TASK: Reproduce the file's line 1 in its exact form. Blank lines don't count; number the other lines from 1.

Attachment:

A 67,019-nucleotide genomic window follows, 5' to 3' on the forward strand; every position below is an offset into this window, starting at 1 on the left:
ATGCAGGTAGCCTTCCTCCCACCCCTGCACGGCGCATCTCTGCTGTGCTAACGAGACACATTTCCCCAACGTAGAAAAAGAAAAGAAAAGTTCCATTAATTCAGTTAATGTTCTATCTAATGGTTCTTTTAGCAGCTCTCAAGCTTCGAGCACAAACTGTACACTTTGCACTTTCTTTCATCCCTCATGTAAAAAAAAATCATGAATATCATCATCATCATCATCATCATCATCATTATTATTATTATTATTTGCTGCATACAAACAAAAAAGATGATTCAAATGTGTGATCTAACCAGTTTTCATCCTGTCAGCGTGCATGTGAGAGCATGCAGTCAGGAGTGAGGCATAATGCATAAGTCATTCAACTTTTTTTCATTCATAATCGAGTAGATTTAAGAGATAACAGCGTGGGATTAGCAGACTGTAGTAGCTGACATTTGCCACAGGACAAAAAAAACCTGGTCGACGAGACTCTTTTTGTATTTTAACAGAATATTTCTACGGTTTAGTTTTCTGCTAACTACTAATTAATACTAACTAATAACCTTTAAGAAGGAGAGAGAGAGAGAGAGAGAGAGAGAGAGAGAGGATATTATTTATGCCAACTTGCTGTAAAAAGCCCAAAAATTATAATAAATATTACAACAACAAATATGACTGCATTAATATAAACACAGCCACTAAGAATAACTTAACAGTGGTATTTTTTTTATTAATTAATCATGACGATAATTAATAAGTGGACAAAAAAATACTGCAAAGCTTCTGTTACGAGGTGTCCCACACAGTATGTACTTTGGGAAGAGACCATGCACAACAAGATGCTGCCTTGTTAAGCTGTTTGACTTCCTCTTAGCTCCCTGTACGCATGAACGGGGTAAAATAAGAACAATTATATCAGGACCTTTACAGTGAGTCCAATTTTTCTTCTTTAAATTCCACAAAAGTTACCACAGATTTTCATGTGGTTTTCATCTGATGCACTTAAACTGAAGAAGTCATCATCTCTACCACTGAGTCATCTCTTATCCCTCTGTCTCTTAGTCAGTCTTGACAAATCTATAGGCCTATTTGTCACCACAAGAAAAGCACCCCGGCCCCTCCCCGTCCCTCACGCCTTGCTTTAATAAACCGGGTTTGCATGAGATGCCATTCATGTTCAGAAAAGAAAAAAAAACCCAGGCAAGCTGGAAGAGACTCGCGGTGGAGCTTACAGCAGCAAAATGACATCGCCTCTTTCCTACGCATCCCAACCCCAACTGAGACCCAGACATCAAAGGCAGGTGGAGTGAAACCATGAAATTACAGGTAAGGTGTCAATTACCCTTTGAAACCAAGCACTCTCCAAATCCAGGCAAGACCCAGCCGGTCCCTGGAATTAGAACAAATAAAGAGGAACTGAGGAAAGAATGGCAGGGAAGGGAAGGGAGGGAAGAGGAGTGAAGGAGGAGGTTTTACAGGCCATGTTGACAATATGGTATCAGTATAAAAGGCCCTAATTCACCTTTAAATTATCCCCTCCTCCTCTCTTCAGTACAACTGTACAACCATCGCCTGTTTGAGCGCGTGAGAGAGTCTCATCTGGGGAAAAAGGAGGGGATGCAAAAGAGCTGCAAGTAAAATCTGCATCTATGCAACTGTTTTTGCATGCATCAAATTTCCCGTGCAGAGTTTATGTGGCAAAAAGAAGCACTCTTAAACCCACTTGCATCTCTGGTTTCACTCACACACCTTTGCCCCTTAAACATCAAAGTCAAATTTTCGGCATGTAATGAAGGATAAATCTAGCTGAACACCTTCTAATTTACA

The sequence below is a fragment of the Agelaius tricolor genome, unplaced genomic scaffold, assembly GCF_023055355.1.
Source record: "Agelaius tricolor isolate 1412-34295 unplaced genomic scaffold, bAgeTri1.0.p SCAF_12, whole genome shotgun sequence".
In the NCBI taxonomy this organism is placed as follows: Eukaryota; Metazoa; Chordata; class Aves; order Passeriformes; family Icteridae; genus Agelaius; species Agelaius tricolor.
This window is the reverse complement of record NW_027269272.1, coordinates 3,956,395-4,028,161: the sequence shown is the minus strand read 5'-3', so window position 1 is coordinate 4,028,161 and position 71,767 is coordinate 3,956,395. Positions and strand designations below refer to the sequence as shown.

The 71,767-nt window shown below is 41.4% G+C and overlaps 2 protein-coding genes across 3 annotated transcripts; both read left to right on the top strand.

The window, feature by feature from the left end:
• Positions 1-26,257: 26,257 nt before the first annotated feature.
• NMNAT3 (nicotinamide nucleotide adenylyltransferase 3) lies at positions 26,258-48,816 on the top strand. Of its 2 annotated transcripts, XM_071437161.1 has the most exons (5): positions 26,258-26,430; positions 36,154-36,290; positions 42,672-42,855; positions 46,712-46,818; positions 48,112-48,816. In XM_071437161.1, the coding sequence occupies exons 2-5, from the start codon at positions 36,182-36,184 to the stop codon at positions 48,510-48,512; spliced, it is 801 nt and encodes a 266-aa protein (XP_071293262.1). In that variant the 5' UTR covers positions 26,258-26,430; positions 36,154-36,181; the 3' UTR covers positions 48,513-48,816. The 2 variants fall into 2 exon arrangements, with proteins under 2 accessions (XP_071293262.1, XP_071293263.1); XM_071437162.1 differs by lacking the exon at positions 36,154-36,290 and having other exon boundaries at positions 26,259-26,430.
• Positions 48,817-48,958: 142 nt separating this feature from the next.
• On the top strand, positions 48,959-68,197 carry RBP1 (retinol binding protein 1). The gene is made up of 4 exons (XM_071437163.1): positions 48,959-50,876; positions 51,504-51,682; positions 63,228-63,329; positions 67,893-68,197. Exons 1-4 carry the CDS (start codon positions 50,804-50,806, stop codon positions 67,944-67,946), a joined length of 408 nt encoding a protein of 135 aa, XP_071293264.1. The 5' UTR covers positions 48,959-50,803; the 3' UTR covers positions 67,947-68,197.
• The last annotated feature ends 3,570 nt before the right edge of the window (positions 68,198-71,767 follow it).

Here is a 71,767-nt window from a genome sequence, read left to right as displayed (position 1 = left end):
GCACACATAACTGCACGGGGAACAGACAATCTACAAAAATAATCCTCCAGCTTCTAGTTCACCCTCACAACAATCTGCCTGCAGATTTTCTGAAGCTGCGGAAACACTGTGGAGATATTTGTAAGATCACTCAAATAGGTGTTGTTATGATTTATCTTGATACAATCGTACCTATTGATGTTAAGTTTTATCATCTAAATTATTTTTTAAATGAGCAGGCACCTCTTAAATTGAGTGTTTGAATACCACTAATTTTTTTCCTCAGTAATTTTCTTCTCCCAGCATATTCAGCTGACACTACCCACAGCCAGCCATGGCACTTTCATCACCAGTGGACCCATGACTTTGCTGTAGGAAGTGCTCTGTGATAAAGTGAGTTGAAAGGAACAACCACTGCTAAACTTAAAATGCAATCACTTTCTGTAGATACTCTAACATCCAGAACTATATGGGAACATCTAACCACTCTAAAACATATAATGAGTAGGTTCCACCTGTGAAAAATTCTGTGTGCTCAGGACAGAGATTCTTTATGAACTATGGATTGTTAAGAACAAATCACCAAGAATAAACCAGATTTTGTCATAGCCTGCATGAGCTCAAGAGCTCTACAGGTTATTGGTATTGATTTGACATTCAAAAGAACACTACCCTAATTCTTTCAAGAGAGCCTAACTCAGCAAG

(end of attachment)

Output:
A 67,019-nucleotide genomic window follows, 5' to 3' on the forward strand; every position below is an offset into this window, starting at 1 on the left: